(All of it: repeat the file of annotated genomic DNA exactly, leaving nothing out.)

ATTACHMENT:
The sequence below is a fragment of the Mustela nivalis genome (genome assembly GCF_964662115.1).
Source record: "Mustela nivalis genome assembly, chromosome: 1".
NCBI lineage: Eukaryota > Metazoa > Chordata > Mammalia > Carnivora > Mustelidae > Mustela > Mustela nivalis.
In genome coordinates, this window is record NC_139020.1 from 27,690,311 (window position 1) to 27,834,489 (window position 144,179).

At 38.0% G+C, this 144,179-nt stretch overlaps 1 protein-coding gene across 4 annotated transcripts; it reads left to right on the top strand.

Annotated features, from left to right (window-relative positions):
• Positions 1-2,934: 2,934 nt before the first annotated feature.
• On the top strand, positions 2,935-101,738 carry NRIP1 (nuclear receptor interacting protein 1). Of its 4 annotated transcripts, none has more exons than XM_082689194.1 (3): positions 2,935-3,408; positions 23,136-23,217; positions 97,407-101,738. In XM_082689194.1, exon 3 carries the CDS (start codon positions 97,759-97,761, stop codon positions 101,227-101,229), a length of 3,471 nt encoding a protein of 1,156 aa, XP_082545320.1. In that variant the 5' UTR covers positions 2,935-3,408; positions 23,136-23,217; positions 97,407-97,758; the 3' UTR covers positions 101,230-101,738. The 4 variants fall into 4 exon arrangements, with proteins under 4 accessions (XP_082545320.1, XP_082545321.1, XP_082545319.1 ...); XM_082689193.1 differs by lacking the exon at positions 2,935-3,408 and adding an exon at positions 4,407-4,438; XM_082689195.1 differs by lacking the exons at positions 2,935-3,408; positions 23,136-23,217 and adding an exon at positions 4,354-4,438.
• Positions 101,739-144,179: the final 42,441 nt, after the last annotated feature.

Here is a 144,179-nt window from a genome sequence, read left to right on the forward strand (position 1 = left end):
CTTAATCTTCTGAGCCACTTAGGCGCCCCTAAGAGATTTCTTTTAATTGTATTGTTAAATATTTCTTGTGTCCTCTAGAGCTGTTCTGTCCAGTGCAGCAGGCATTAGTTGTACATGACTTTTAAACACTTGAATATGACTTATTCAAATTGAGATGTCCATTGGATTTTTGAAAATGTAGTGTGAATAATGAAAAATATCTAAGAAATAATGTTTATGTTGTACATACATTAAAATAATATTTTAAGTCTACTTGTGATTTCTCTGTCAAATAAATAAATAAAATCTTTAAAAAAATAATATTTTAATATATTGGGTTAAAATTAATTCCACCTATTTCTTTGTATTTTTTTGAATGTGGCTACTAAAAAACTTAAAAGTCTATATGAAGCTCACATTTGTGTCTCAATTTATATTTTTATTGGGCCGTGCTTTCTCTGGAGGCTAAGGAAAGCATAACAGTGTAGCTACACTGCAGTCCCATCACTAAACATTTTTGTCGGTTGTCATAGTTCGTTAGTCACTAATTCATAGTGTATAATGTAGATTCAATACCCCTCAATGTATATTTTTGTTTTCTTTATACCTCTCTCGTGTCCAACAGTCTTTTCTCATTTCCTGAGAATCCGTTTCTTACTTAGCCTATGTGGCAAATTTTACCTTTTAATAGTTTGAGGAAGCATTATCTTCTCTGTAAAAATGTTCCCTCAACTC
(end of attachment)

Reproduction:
The sequence below is a fragment of the Mustela nivalis genome (genome assembly GCF_964662115.1).
Source record: "Mustela nivalis genome assembly, chromosome: 1".
NCBI lineage: Eukaryota > Metazoa > Chordata > Mammalia > Carnivora > Mustelidae > Mustela > Mustela nivalis.
In genome coordinates, this window is record NC_139020.1 from 27,690,311 (window position 1) to 27,834,489 (window position 144,179).

At 38.0% G+C, this 144,179-nt stretch overlaps 1 protein-coding gene across 4 annotated transcripts; it reads left to right on the top strand.

Annotated features, from left to right (window-relative positions):
• Positions 1-2,934: 2,934 nt before the first annotated feature.
• On the top strand, positions 2,935-101,738 carry NRIP1 (nuclear receptor interacting protein 1). Of its 4 annotated transcripts, none has more exons than XM_082689194.1 (3): positions 2,935-3,408; positions 23,136-23,217; positions 97,407-101,738. In XM_082689194.1, exon 3 carries the CDS (start codon positions 97,759-97,761, stop codon positions 101,227-101,229), a length of 3,471 nt encoding a protein of 1,156 aa, XP_082545320.1. In that variant the 5' UTR covers positions 2,935-3,408; positions 23,136-23,217; positions 97,407-97,758; the 3' UTR covers positions 101,230-101,738. The 4 variants fall into 4 exon arrangements, with proteins under 4 accessions (XP_082545320.1, XP_082545321.1, XP_082545319.1 ...); XM_082689193.1 differs by lacking the exon at positions 2,935-3,408 and adding an exon at positions 4,407-4,438; XM_082689195.1 differs by lacking the exons at positions 2,935-3,408; positions 23,136-23,217 and adding an exon at positions 4,354-4,438.
• Positions 101,739-144,179: the final 42,441 nt, after the last annotated feature.

Here is a 144,179-nt window from a genome sequence, read left to right on the forward strand (position 1 = left end):
CTTAATCTTCTGAGCCACTTAGGCGCCCCTAAGAGATTTCTTTTAATTGTATTGTTAAATATTTCTTGTGTCCTCTAGAGCTGTTCTGTCCAGTGCAGCAGGCATTAGTTGTACATGACTTTTAAACACTTGAATATGACTTATTCAAATTGAGATGTCCATTGGATTTTTGAAAATGTAGTGTGAATAATGAAAAATATCTAAGAAATAATGTTTATGTTGTACATACATTAAAATAATATTTTAAGTCTACTTGTGATTTCTCTGTCAAATAAATAAATAAAATCTTTAAAAAAATAATATTTTAATATATTGGGTTAAAATTAATTCCACCTATTTCTTTGTATTTTTTTGAATGTGGCTACTAAAAAACTTAAAAGTCTATATGAAGCTCACATTTGTGTCTCAATTTATATTTTTATTGGGCCGTGCTTTCTCTGGAGGCTAAGGAAAGCATAACAGTGTAGCTACACTGCAGTCCCATCACTAAACATTTTTGTCGGTTGTCATAGTTCGTTAGTCACTAATTCATAGTGTATAATGTAGATTCAATACCCCTCAATGTATATTTTTGTTTTCTTTATACCTCTCTCGTGTCCAACAGTCTTTTCTCATTTCCTGAGAATCCGTTTCTTACTTAGCCTATGTGGCAAATTTTACCTTTTAATAGTTTGAGGAAGCATTATCTTCTCTGTAAAAATGTTCCCTCAACTC